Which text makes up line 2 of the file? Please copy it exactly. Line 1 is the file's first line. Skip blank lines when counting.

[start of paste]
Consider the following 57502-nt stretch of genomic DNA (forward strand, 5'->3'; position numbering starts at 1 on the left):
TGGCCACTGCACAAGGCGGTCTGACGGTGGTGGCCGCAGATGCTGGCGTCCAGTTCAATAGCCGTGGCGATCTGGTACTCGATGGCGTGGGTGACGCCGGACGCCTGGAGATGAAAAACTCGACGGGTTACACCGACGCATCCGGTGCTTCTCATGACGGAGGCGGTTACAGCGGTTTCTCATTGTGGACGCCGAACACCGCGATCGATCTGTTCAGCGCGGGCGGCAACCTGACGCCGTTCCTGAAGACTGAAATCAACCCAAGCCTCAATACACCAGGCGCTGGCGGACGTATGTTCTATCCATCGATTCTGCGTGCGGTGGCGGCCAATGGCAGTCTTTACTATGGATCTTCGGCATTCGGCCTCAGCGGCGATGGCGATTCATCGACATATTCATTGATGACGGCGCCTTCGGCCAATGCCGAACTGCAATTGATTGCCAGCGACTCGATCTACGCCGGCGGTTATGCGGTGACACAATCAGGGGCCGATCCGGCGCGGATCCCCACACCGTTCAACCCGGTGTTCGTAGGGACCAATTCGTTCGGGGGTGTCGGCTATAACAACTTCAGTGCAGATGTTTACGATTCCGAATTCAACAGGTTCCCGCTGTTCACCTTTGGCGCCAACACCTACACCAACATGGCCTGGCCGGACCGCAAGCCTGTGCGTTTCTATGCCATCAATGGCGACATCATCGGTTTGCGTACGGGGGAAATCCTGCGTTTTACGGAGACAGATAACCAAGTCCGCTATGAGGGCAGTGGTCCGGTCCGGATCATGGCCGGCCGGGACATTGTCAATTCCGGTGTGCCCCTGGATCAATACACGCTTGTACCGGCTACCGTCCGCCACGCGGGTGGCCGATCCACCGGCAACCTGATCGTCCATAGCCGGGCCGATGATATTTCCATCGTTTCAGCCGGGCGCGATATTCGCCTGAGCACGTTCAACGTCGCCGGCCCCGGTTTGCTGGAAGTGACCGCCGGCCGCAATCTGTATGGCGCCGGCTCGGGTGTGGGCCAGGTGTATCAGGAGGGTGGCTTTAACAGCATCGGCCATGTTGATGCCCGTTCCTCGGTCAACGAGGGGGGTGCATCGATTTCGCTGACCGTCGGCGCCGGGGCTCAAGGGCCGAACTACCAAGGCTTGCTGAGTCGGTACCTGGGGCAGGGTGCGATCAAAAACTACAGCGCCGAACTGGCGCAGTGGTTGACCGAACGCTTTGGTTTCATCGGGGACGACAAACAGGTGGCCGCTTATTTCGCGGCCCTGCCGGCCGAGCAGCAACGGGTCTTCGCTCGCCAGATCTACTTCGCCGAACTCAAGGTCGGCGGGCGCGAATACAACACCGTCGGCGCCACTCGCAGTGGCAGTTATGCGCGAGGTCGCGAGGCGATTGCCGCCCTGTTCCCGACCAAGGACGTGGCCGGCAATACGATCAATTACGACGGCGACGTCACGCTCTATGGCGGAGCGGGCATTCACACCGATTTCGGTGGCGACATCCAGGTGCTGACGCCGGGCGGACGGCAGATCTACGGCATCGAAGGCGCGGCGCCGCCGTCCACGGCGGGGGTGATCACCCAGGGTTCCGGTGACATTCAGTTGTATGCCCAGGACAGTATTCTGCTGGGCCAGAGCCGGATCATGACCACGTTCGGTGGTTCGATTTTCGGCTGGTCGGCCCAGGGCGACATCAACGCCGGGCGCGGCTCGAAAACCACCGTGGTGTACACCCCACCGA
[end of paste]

TGGCCACTGCACAAGGCGGTCTGACGGTGGTGGCCGCAGATGCTGGCGTCCAGTTCAATAGCCGTGGCGATCTGGTACTCGATGGCGTGGGTGACGCCGGACGCCTGGAGATGAAAAACTCGACGGGTTACACCGACGCATCCGGTGCTTCTCATGACGGAGGCGGTTACAGCGGTTTCTCATTGTGGACGCCGAACACCGCGATCGATCTGTTCAGCGCGGGCGGCAACCTGACGCCGTTCCTGAAGACTGAAATCAACCCAAGCCTCAATACACCAGGCGCTGGCGGACGTATGTTCTATCCATCGATTCTGCGTGCGGTGGCGGCCAATGGCAGTCTTTACTATGGATCTTCGGCATTCGGCCTCAGCGGCGATGGCGATTCATCGACATATTCATTGATGACGGCGCCTTCGGCCAATGCCGAACTGCAATTGATTGCCAGCGACTCGATCTACGCCGGCGGTTATGCGGTGACACAATCAGGGGCCGATCCGGCGCGGATCCCCACACCGTTCAACCCGGTGTTCGTAGGGACCAATTCGTTCGGGGGTGTCGGCTATAACAACTTCAGTGCAGATGTTTACGATTCCGAATTCAACAGGTTCCCGCTGTTCACCTTTGGCGCCAACACCTACACCAACATGGCCTGGCCGGACCGCAAGCCTGTGCGTTTCTATGCCATCAATGGCGACATCATCGGTTTGCGTACGGGGGAAATCCTGCGTTTTACGGAGACAGATAACCAAGTCCGCTATGAGGGCAGTGGTCCGGTCCGGATCATGGCCGGCCGGGACATTGTCAATTCCGGTGTGCCCCTGGATCAATACACGCTTGTACCGGCTACCGTCCGCCACGCGGGTGGCCGATCCACCGGCAACCTGATCGTCCATAGCCGGGCCGATGATATTTCCATCGTTTCAGCCGGGCGCGATATTCGCCTGAGCACGTTCAACGTCGCCGGCCCCGGTTTGCTGGAAGTGACCGCCGGCCGCAATCTGTATGGCGCCGGCTCGGGTGTGGGCCAGGTGTATCAGGAGGGTGGCTTTAACAGCATCGGCCATGTTGATGCCCGTTCCTCGGTCAACGAGGGGGGTGCATCGATTTCGCTGACCGTCGGCGCCGGGGCTCAAGGGCCGAACTACCAAGGCTTGCTGAGTCGGTACCTGGGGCAGGGTGCGATCAAAAACTACAGCGCCGAACTGGCGCAGTGGTTGACCGAACGCTTTGGTTTCATCGGGGACGACAAACAGGTGGCCGCTTATTTCGCGGCCCTGCCGGCCGAGCAGCAACGGGTCTTCGCTCGCCAGATCTACTTCGCCGAACTCAAGGTCGGCGGGCGCGAATACAACACCGTCGGCGCCACTCGCAGTGGCAGTTATGCGCGAGGTCGCGAGGCGATTGCCGCCCTGTTCCCGACCAAGGACGTGGCCGGCAATACGATCAATTACGACGGCGACGTCACGCTCTATGGCGGAGCGGGCATTCACACCGATTTCGGTGGCGACATCCAGGTGCTGACGCCGGGCGGACGGCAGATCTACGGCATCGAAGGCGCGGCGCCGCCGTCCACGGCGGGGGTGATCACCCAGGGTTCCGGTGACATTCAGTTGTATGCCCAGGACAGTATTCTGCTGGGCCAGAGCCGGATCATGACCACGTTCGGTGGTTCGATTTTCGGCTGGTCGGCCCAGGGCGACATCAACGCCGGGCGCGGCTCGAAAACCACCGTGGTGTACACCCCACCGA